Also from St. Austell brewery is Proper Job, shared by Sailor Tom. A fairly decent APA that pours clear dark gold with white wave. Honey hoppiness, floral aroma. Bitter, slightly dry with fruity undertones. Mildly carbonated, sweetish hoppy finish.

Finally, Thornbridge Hall Bracia – REL, The Actuary and The Dead Swedish Girl brought it together, maybe from Rome, and it’s a kick ass beer! Black with tan head. Wine, ink and gouache paint aroma, inky, bitter, slightly dry and slightly roasty in the mouth, full body, sleek, light carbonation and a little roasty finish.

 

Gales Prize Old Ale, Bateman’s Combined Harvest, Marston’s Old Empire, St. Austell Tribute and Proper Job and Thorbbridge Hall Bracia are beers #388, #389, #390, #391, #392 and #393 I Must Try Before I Die. Getting closer to 400!

Some Random Ticks

With 90+ beers to catch up and not enough energy for detailed entries about beer trips and such, jotting down about random beers is a good way to tackle the problem. So…

ayinger-ur-weisseAyinger Ur-Weisse – a bottle bought in New York by my Excellent Little Brother. I like this Bavarian brewery very much. Their Doppelbock, Ayinger Celebrator, is one of the first beers I reviewed here, almost 3 years ago. It was beer #26 – time really does fly. Ayinger Ur-Weisse is a dunkelweizen, dark wheat beer, and a very pleasing one! It pours cloudy dark amber-to-light-brown with a frothy white head, has an aromatic honeydew scent with caramel-toffee, a little clove and ripe banana. How does it taste? Like a very ripe cantaloupe, sweet, but not burdening on the tongue. Full-bodied, very carbonated, a little spicy ending – all this with only 4 ingredients, Reinheitsgebot in its best.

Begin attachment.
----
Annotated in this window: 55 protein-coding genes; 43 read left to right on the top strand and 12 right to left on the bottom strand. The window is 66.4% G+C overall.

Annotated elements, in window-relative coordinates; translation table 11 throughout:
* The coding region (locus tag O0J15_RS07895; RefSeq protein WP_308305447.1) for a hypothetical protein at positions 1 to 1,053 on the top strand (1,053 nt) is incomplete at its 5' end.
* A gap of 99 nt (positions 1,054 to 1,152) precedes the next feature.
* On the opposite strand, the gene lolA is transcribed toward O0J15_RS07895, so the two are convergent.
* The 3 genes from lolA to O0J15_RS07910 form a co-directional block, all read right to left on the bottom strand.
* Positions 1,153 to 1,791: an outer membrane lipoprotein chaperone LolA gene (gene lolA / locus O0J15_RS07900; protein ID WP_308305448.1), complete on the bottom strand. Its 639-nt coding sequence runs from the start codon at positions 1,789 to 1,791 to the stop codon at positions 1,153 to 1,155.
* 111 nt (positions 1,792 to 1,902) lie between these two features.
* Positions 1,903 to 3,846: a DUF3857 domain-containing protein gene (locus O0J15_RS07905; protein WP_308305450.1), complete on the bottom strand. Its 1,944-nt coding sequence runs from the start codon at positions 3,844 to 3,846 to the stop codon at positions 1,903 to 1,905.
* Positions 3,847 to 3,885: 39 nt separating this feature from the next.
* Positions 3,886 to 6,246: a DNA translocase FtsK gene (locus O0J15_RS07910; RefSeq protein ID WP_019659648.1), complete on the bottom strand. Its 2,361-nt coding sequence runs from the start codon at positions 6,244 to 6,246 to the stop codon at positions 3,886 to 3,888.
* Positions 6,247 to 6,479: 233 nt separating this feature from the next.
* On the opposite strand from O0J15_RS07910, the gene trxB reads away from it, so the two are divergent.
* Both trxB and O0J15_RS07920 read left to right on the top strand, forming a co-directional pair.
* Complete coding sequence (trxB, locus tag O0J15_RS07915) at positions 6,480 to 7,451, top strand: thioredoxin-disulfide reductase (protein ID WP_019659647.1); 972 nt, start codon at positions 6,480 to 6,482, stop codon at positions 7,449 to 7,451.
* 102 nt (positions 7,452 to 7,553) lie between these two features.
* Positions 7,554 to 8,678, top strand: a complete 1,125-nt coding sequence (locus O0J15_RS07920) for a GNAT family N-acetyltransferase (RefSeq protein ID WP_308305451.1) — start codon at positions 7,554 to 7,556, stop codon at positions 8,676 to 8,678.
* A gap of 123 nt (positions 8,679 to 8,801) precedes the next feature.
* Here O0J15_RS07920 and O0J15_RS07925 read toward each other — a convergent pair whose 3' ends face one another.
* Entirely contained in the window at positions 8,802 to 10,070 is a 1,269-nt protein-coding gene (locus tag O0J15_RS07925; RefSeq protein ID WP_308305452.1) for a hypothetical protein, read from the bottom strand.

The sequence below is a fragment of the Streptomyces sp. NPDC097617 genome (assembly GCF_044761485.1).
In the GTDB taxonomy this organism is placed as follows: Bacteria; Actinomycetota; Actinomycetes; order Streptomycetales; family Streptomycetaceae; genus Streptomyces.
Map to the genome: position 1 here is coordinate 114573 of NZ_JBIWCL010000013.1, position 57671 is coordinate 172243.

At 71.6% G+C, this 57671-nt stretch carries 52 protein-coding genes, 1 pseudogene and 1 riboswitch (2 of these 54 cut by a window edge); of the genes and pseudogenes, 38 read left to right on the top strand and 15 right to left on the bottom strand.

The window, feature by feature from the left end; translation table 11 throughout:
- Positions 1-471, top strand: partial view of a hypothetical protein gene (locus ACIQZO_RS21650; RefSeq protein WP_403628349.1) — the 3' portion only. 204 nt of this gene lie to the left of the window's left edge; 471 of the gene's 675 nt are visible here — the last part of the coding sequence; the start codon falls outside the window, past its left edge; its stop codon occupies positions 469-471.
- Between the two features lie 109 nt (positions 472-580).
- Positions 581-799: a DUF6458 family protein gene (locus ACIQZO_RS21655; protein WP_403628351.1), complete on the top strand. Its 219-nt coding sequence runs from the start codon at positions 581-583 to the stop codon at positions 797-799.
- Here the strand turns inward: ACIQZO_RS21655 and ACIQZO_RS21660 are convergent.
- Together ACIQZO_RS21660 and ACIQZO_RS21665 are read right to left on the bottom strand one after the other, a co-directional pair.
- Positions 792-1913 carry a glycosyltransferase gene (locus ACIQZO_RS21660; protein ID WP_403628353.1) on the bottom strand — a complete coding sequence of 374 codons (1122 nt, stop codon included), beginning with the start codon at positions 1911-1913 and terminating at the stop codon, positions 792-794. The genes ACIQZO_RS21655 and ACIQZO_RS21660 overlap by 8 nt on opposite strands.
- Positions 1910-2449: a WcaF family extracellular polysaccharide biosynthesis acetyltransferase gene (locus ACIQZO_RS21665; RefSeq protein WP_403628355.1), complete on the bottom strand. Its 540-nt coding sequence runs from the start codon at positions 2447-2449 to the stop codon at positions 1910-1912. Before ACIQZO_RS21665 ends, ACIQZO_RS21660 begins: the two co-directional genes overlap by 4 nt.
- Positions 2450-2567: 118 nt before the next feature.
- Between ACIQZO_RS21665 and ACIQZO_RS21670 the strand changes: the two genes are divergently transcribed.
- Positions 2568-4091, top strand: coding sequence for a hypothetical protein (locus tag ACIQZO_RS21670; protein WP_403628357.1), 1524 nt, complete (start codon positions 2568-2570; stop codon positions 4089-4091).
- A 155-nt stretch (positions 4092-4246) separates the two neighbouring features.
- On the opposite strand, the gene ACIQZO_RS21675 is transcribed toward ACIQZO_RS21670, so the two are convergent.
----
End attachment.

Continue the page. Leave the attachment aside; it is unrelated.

firestone_walker_DBAFirestone Walker is another brewery that’s not new to this blog. Firestone Walker Union Jack IPA was reviewed here in November 2012, and now it’s turn for Firestone Walker Double Barrel Ale or DBA. It’s a hazy bronze-brown ESB with 5%abv. Some nuts, some caramel, a little earth in the nose, Earthy taste that’s mildly bitter,  full-bodied and fairly carbonated with a long, nutty finish. Quite nice.

Firestone walker has another beer listed in the Book – Anniversary Ale. It was retired but I’m the lookout for it. If anyone’s got a clue or a bottle to share/ spare/ trade, please drop me a note.